"Come on!" Jack shouted at her urgently, for there was no time for hesitation now.

In one fluid motion, Ann then slipped down and wrapped herself around Jack's shoulders, and he strained, tightening his grip as his muscular, battered body took her weight. Above them and seen choppily in his field of vision, the huge gorilla roared in rage and shock as the satanic hairless bat-wolf things ripped and bit at him, dancing as he did the same to them in turn.

As he climbed down the vine, Ann clutching his form for all she was worth, Jack couldn't help but fleetingly feel a peculiar sense of gratitude towards the bat-wolf beasts and that they'd gone for the ape when they did. If they hadn't, the beast would almost certainly have crushed him like a rat under his fists by now, and all his tenacious, relentless efforts to get Ann off this hellish island would've meant nothing.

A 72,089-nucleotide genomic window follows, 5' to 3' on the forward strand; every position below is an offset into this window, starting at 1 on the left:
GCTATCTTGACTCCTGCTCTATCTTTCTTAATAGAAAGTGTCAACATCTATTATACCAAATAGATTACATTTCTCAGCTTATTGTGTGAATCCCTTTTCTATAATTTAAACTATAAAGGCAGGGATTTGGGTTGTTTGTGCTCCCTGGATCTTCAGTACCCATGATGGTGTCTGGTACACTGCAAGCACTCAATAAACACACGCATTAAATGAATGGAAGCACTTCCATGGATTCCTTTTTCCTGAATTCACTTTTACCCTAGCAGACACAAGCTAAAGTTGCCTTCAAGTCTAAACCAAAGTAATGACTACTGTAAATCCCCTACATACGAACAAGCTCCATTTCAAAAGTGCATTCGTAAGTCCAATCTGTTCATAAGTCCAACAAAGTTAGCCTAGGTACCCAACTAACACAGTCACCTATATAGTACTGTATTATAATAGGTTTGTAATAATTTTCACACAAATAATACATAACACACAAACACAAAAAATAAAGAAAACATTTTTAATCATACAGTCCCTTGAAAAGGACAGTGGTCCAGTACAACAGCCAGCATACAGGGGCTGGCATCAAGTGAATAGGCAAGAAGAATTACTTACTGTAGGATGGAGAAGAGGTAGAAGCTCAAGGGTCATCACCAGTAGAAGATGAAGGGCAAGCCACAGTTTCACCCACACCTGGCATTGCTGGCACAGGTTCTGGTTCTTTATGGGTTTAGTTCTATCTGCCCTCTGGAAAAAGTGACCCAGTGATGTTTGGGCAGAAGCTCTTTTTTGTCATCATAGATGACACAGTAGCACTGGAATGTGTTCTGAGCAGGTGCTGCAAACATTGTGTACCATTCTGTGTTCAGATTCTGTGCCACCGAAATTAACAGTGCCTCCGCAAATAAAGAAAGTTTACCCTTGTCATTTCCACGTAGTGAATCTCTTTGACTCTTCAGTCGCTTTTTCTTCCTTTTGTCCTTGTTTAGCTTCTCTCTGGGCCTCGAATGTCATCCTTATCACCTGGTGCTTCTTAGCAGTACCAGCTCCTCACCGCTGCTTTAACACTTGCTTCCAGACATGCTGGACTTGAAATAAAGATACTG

But what was good for the goose was good for the gander, and now four or five of the bat-wolves, jagged teeth agape, dived down and went for him and Ann as they dangled helplessly on the vine. Crying out in staccato, gasping exclamations of fear, Ann held on even tighter as Jack, maintaining his death grip on the vine, whirled and frenziedly kicked out at the hideous flyers attempting to set to work on them with tooth and claw.

Then, in a horrifying and chilling instant, Jack felt the thick vine move upward several feet like a rope being yanked. And that was exactly what was happening. He wasn't surprised at all to see that somehow, the huge ape had routed most of those bat-wolf things, and was looking down at him and Ann.